Marc David Leviton

Marc David Leviton doesn't make art for decoration, but to make people feel and think. Leviton says that's why he continues to curate shows like God and Me and Contradiction, at Steve Murray's Holy Joe Studio, 1124 N. Stone Ave., with 53 artworks by 28 artists. Leviton says the show, extended through Nov. 28, wraps around the themes of God, the modern human experience and the unwanted. For more information, call 624-7099.

What other shows have you done at Murray's gallery?

The Body and the Sexual Political Machine was one. You see, Steve Murray is the only person who will open up gallery space to allow me to put up scholarly exhibitions. And he takes some risk, because there's always a lot of sexual stuff in the shows, as you see, because that's part of what we are as humans.

Do you think other galleries in town have a problem with that?

Well ... it's a provincial town for the most part, and most things are decorative and regional. ... I'm looking for more weight. I'm looking for a bigger human experience. I want to see people sharing themselves, not just things to be adorned on a wall.

How do you get the work together for this show?

I was putting on solo shows of my own work, which is pretty prolific. I started to say to myself, "How many solo shows do I really need?" It's not important to me. What is more important is: Who else is working in town like me? I can't be the only one. ... These people have no representation; (galleries) won't go after them. They won't educate their clients. They are just interested in decoration.

Why this theme for the current show?

It's a reaction to the fanaticism of religious people who want to make this country a theocracy. To me, belief systems are yours, and if you push them on other people, we get into theocracy, and we end up having fascism. There are people who don't understand it; they just think they're right, and "right" means a lot of people die.

Can you tell me what kind of art you're looking for?

In God and Me and Contradiction, I never (knew) what people (were) going to send in. The show develops as it goes. I left out elements that I thought were too much on both sides. I had people who were all about praising God, and that is an extreme, and I had stuff on the other end that was stuff about hating God. I eliminated those two things, because they are the same. I wanted the human condition, emoting ... people putting themselves out there.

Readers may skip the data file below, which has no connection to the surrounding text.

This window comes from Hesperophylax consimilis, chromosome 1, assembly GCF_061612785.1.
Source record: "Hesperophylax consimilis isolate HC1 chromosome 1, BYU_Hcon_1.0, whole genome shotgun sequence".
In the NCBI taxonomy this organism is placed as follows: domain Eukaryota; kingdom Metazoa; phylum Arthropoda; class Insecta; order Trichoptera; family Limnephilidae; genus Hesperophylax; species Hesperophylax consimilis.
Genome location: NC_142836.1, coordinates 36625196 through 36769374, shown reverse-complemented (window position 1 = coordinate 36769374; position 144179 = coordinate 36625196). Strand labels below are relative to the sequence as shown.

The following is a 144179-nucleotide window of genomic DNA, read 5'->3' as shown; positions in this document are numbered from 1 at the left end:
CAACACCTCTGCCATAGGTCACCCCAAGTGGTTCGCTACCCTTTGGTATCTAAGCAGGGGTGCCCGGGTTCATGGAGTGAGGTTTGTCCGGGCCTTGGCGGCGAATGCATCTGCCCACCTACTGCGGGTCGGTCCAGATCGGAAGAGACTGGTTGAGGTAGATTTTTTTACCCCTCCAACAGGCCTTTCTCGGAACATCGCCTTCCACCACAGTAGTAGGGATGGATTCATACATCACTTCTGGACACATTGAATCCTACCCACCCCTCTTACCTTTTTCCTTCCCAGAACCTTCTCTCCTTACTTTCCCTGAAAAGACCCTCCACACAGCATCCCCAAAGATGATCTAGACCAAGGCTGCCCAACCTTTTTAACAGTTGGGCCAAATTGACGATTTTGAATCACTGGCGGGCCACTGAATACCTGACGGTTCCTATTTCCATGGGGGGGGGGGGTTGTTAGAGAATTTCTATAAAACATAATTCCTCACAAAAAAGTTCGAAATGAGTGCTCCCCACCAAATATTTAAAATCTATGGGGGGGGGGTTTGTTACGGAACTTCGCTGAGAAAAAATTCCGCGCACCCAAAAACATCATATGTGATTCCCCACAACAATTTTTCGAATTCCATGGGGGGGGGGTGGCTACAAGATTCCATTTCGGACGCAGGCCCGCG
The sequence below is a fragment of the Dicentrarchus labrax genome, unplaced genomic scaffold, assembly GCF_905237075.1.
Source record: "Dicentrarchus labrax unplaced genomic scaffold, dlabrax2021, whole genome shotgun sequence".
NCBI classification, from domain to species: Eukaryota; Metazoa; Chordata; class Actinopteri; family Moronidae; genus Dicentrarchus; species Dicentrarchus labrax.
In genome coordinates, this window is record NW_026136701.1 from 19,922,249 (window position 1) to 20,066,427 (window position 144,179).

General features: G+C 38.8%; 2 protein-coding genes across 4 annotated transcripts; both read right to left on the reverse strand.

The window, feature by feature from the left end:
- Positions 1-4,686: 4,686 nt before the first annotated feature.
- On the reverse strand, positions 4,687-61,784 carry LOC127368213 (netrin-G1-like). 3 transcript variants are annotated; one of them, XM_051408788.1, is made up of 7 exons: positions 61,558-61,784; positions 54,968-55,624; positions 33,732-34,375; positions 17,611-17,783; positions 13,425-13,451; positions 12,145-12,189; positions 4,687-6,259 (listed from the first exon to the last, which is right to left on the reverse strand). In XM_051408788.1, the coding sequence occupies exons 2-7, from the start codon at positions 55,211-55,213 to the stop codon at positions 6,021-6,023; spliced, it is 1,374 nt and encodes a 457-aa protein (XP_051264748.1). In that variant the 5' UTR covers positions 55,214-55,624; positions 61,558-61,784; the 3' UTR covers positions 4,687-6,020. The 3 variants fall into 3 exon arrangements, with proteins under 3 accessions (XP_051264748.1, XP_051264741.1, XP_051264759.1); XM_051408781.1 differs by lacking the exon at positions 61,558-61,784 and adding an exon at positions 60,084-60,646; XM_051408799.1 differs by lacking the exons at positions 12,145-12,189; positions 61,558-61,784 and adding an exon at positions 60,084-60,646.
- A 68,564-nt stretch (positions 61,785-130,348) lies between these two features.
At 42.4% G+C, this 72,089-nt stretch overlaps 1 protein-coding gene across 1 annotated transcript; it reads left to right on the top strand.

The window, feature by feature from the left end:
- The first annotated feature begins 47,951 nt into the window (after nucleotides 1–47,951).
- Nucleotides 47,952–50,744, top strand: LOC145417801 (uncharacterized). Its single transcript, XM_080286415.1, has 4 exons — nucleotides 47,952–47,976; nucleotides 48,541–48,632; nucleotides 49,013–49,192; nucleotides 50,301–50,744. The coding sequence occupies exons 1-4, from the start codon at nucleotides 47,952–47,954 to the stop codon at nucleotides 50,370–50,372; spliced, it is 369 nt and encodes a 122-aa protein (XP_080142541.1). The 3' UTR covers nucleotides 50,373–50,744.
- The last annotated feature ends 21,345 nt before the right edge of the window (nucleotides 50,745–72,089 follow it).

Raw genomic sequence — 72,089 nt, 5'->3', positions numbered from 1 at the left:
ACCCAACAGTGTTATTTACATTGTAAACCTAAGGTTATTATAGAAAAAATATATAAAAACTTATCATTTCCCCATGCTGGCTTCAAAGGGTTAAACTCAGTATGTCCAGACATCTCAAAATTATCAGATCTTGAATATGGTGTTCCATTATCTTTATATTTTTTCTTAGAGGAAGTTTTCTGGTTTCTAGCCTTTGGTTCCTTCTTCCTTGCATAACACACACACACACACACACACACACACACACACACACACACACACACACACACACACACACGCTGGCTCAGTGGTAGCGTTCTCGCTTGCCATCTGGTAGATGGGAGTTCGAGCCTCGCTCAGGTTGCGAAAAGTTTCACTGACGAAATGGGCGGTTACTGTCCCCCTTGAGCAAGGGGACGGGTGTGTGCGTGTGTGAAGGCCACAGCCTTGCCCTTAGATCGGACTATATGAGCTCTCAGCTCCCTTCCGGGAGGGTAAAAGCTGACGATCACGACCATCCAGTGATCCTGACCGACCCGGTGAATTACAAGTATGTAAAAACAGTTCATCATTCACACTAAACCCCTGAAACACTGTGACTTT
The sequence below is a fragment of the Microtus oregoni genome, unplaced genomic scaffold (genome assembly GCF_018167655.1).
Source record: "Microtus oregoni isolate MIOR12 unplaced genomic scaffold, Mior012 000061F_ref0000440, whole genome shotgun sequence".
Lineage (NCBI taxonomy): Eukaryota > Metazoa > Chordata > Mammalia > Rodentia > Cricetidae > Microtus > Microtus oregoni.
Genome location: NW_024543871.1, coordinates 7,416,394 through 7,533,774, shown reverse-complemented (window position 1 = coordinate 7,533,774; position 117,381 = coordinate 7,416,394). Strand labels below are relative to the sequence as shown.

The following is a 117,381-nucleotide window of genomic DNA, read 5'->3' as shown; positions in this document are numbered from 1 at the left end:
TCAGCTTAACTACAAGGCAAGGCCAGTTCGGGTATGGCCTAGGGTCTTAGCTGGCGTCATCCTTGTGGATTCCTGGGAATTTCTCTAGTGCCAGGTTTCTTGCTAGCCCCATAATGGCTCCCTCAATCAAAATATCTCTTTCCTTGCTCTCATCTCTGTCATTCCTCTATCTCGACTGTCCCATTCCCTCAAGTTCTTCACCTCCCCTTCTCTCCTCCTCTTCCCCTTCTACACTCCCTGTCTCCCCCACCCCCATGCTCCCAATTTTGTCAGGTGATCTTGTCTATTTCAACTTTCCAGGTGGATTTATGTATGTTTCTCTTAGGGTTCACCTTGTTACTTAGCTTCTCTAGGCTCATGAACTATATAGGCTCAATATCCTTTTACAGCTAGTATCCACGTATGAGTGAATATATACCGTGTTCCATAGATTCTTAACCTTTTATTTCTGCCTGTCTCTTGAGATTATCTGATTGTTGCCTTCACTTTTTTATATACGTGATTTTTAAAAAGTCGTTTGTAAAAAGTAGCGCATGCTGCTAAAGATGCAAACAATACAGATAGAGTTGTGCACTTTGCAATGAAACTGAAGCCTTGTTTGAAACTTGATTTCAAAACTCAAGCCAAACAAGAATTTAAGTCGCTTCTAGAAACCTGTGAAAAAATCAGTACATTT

What do you hope people leave with when they see the show?

I want people to emote first. I want people to get lost in the show and their emotional responses before their logical brain takes over. So I'm going after your animal instincts, your feelings before your brain can override them, and I want people to always remember the show. This is an experience. You're going to remember the work, and it's going to stay with you for a very long time. That's art. That's real art. That's meaningful art.

What could be next?

There are several different subjects. I keep waiting for titles; one I'm throwing around now is The Monsters That Made Us, which would be interesting to see (regarding) who talks about their parents, or a situation they went through. ... You know, it's honest. For me, so many people are disingenuous, and everything is always nice, but everybody has got their problems. Nobody is alone in their suffering, but nobody is talking about it, so how can we heal each other? How can we come together?

Besides healing, how does art have a place in politics?

I'm completely liberal-minded; I don't care what anybody is. I'm looking to define humanity and bridge a dialogue between us. A friend of mine said people in this country are like living on two different planets, and we have to talk to each other. For me, we are in a civil cold war. Art has a role in all of that. The thing that gets me about any of the things we are dealing with right now—we have wars waging (and) a lot of innocent people are getting killed—(is that) other artists are painting flowers. How frickin' removed can you possibly get? ... Where's your empathy for people that you just want to disappear and make something pretty? If that's what you're doing, then you're culpable.

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